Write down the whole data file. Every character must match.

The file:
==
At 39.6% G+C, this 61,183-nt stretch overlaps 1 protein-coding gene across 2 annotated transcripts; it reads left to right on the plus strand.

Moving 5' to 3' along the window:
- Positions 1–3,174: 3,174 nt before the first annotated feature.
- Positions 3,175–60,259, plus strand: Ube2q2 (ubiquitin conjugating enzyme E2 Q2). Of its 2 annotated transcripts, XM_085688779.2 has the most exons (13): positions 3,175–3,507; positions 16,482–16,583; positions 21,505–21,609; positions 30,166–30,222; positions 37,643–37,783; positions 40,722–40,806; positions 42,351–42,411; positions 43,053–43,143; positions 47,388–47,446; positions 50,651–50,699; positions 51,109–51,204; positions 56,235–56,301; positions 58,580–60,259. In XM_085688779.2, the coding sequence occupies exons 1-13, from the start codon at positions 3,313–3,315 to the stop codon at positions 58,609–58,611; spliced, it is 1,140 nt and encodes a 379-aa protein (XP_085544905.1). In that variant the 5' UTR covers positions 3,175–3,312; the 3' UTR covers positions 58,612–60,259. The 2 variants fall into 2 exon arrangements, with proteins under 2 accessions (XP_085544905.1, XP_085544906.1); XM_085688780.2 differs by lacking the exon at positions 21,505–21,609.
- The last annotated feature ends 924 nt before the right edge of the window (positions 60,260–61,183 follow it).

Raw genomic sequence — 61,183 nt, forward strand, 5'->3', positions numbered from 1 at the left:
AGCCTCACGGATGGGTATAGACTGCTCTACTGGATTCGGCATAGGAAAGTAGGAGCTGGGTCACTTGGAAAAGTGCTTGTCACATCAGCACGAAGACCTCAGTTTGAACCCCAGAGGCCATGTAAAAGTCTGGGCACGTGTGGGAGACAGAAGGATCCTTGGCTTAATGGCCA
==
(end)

At 39.6% G+C, this 61,183-nt stretch overlaps 1 protein-coding gene across 2 annotated transcripts; it reads left to right on the plus strand.

Moving 5' to 3' along the window:
- Positions 1–3,174: 3,174 nt before the first annotated feature.
- Positions 3,175–60,259, plus strand: Ube2q2 (ubiquitin conjugating enzyme E2 Q2). Of its 2 annotated transcripts, XM_085688779.2 has the most exons (13): positions 3,175–3,507; positions 16,482–16,583; positions 21,505–21,609; positions 30,166–30,222; positions 37,643–37,783; positions 40,722–40,806; positions 42,351–42,411; positions 43,053–43,143; positions 47,388–47,446; positions 50,651–50,699; positions 51,109–51,204; positions 56,235–56,301; positions 58,580–60,259. In XM_085688779.2, the coding sequence occupies exons 1-13, from the start codon at positions 3,313–3,315 to the stop codon at positions 58,609–58,611; spliced, it is 1,140 nt and encodes a 379-aa protein (XP_085544905.1). In that variant the 5' UTR covers positions 3,175–3,312; the 3' UTR covers positions 58,612–60,259. The 2 variants fall into 2 exon arrangements, with proteins under 2 accessions (XP_085544905.1, XP_085544906.1); XM_085688780.2 differs by lacking the exon at positions 21,505–21,609.
- The last annotated feature ends 924 nt before the right edge of the window (positions 60,260–61,183 follow it).

Raw genomic sequence — 61,183 nt, forward strand, 5'->3', positions numbered from 1 at the left:
AGCCTCACGGATGGGTATAGACTGCTCTACTGGATTCGGCATAGGAAAGTAGGAGCTGGGTCACTTGGAAAAGTGCTTGTCACATCAGCACGAAGACCTCAGTTTGAACCCCAGAGGCCATGTAAAAGTCTGGGCACGTGTGGGAGACAGAAGGATCCTTGGCTTAATGGCCA